26 Oct Hockey Drills for Kids
Hockey Drills for Kids:
5 Things You Need to Consider When Developing Young Talent
I run into a lot of Bantam and Midget coaches who say “I could never coach the younger kids, I just don’t have the patience”. While I can agree that it is tough at times, most people who say this are in denial that they need to get more in touch with the ART of coaching. Anyone can open a drill book and blurt out X’s and O’s, that’s the science, but effective communication and creative approaches… that’s the art of coaching. I’m going to discuss 5 things that will allow you to coach young players with ease.
1) Get to Know the Child
The old saying goes “Children don’t care how much you know, unless they know how much you care. Most coaches I see getting ready for a lesson with kids spend most of the time talking to the parents and there is little (if any) dialogue with the player. While getting on the ice and getting straight to business might work for older players, younger players need a bit of time to get “into” the practice. Try starting out with a fun drill that you take part in as well and use as much enthusiasm and or humor as possible. Gaining trust goes a long way when trying to get a child to learn new skills, something that a lot of coaches take for granted.
A lot of skill developers start teaching a skill from the basics and work their way up to the final product. Great methodology for sure, but if you really take the time to understand who you are working with, you will see doing the skill in it’s entirety at full speed before you start is a huge motivating factor for kids. Once a kids says “Man I wanna do that”, ignition… it’s only a matter of time before they are doing it “Just like coach”.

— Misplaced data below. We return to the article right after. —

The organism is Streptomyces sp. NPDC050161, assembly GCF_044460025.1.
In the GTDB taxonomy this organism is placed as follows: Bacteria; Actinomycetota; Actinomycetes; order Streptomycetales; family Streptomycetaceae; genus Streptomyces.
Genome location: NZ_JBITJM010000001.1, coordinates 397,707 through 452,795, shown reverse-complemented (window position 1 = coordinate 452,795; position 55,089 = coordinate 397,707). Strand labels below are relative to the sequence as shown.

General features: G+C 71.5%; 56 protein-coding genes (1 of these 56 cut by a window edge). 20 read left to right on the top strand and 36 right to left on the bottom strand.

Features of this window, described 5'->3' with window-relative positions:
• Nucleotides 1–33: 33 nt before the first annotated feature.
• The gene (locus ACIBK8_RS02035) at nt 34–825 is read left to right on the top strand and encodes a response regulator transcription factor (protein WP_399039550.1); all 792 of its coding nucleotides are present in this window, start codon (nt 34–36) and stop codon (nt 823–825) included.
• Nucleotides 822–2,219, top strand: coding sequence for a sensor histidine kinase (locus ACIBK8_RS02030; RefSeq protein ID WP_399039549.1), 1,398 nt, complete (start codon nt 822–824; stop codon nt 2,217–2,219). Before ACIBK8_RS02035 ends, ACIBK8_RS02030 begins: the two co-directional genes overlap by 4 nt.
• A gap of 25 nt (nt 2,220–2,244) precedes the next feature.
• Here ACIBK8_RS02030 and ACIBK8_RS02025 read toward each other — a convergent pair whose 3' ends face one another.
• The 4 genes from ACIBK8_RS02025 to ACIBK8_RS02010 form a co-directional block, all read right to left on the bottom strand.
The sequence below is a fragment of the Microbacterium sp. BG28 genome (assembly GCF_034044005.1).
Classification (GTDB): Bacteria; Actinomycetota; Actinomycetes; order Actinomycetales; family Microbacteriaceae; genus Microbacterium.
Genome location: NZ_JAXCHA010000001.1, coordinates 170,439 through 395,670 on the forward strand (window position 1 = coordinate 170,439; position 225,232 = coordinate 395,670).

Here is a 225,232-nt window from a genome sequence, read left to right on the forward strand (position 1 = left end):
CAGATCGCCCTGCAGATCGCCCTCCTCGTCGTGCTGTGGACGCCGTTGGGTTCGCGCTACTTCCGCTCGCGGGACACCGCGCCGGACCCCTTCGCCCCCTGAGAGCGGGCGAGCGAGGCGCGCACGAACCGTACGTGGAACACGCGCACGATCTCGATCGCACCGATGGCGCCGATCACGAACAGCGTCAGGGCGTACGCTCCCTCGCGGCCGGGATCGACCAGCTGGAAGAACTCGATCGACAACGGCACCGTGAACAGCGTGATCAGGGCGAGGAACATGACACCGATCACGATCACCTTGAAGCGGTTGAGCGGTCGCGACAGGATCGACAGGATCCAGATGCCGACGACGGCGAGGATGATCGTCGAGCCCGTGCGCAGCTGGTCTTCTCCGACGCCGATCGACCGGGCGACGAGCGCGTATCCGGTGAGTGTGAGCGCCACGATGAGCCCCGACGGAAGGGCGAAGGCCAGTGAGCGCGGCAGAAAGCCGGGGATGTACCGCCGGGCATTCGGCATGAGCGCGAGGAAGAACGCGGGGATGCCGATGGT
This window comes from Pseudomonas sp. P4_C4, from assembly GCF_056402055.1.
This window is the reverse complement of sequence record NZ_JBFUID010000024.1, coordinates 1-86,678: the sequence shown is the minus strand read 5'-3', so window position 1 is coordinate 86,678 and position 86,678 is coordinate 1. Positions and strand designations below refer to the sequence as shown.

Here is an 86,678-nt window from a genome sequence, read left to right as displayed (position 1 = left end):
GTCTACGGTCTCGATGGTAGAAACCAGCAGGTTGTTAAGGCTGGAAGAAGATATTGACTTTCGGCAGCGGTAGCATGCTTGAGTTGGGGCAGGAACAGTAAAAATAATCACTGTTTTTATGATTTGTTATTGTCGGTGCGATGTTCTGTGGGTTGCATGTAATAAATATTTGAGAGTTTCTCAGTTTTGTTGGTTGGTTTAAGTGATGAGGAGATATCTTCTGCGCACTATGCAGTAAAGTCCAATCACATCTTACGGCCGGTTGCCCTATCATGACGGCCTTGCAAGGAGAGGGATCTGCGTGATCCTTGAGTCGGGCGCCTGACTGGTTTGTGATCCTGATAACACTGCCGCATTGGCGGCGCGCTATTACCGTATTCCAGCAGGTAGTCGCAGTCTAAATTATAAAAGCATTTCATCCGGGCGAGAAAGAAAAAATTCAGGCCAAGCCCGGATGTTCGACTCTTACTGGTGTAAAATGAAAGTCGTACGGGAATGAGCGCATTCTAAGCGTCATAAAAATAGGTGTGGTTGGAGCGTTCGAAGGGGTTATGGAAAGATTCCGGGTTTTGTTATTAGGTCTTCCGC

3) Encourage Them to Make Mistakes
You know the old saying “Perfect practice makes perfect” well it should be changed to “A coach who welcomes imperfections makes perfect”. The only way to get better is to try to do things that you can’t already do. The old cliché “Getting out of your comfort zone” really means, allowing the body to recover from mistakes by creating new neural pathways and their associated cellular insulation (hahaha say that 5 times fast). When kids screw up… they get better: provided they have someone to say it’s ok of course. Try this: Make an intentional mistake while demonstrating and explain to them it doesn’t matter because doing it your hardest and making mistakes is a sign of real learning.
4) Make Feedback Specific
A lot of coaches underestimate kids, which is why they often feel they would not be able to coach them. Most coaches have to realize that feedback for young players goes beyond the “Way to go Kiddo” motivational approach. When working with kids you need to realize… are you ready for this… They understand when you talk!
5) Don’t Change the Message, Change the Delivery
Before launching your Hockey Drills for Kids brush up on coaching factors that make you an effective communicator. Things like where you are standing relative to the player, making eye contact, giving multiple views when demonstrating, etc. I watch so many private lessons with children where the instructor is skating away from the players, demonstrating while explaining the drill and you see the kids look at each other and shrug their shoulders. Pssst… Just because you feel great about all the information you are passing along, doesn’t mean it’s being absorbed. Try giving Dave Chambers’ “Coaching: The Art and Science” a read and you will find “patience” that you never knew you had!